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Aug 16, 2011
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Wine With . . . John’s Mushroom Pizza


by Paul Lukacs and Marguerite Thomas


Our friend John Thompson lives two doors down from us. An architect by profession, an ardent gastronome by avocation, he frequently joins us for Wine With tests. A couple of years ago, John’s zeal for baking bread led him down the path to pizza, which he now makes for dinner at home every Friday night. When he recently suggested that we bring a variety of different wines over to pair with one of his pizzas, we jumped at the opportunity.

With its firm crust and flavorful topping, John’s mushroom pizza was, in every respect, ideally suited to be a companion to wine. Here is his recipe:


JOHN’S MUSHROOM PIZZA


(makes four 8” pizzas)


Special equipment: parchment paper, a baking stone, and a wood peel.*


The dough recipe is adapted from Peter Reinhart’s Bread Baker’s Apprentice. For best results, mix the dough three days before baking the pizzas, since the flavor is subtly enhanced by a long, cool fermentation.

Although John used royal trumpet mushrooms, virtually any sort of mushroom can be substituted.


Ingredients for the dough:


1 teaspoon rapid rise yeast


¼ cup warm water


pinch of sugar


4 cups bread flour


½ cup whole-wheat flour


1 ¾ teaspoon salt


¼ cup olive oil


1 ½ cups cold water



Ingredients for the toppings:


6 ounces mushrooms, thickly sliced (preferably royal trumpet), or 2 ounces


dehydrated forest blend mushrooms, rehydrated (or a combination)


One 28-oz can crushed tomatoes


2 large cloves garlic, sliced very thin


¾ cup ricotta cheese


12 ounces fresh mozzarella, torn roughly into chunks


1 cup grated Parmigiano Reggiano cheese


One large handful fresh basil, roughly torn or chopped


To make the dough: Dissolve the yeast in ¼ cup warm water; add sugar and let rest for 4 or 5 minutes (the yeast should start to foam or bubble). In a 4-quart bowl, combine the two flours and salt, and stir in the yeast mixture. Add the salt, stir in the olive oil, then mix in the cold water, either by hand with a large wooden spoon or in an electric mixer, with the paddle attachment set on low speed. Continue mixing until dry ingredients are incorporated into a smooth mass.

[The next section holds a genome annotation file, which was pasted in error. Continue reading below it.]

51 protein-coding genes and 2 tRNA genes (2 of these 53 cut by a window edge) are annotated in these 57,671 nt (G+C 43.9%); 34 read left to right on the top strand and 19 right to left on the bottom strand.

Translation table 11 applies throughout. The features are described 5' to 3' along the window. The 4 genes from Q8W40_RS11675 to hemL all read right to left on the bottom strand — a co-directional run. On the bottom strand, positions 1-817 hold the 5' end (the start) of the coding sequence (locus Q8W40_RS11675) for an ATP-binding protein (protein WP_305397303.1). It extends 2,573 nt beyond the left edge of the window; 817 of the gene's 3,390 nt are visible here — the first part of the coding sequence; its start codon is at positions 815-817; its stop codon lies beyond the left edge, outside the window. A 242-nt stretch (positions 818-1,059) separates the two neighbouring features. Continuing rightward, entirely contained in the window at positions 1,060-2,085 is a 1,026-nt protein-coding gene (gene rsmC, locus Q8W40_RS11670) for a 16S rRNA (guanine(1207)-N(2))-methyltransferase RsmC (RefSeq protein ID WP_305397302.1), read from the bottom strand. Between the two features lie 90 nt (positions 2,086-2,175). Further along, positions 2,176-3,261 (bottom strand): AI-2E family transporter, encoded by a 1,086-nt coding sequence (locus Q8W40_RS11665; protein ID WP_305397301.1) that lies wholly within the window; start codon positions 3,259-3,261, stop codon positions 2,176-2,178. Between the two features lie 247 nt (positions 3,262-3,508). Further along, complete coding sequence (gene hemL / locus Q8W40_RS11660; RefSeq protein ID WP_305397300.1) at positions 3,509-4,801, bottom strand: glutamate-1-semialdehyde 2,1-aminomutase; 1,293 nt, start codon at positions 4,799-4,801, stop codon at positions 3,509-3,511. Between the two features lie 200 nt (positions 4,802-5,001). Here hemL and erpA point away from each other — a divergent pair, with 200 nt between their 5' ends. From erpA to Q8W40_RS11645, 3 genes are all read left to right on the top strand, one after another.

Gather the mass into a ball, then transfer the ball to a lightly dusted countertop or other smooth, hard surface. Knead the dough by hand for 5 -7 minutes. If you prefer to do this step in the electric mixer, use a dough hook and mix for 5 to 7 minutes on medium speed. When it is finished mixing, the dough should be fairly sticky. Transfer it to a countertop lightly dusted with flour.


Cut four squares of parchment paper approximately 6” x 6”each. Spray each square with vegetable oil. Divide the dough into four equal balls and place each one on one of the oiled parchment squares. Wrap them as carefully as possible so that they are not exposed to air and store in refrigerator for at least 24 hours, and ideally 3 days.


An hour before baking the pizzas, place the pizza stone in a cold oven. Preheat the oven to 550°. Remove the dough balls from the refrigerator, unwrap each one, and set them on a lightly floured countertop or other hard surface.


Sautee the mushrooms in olive oil, over medium-high heat, until they are lightly caramelized.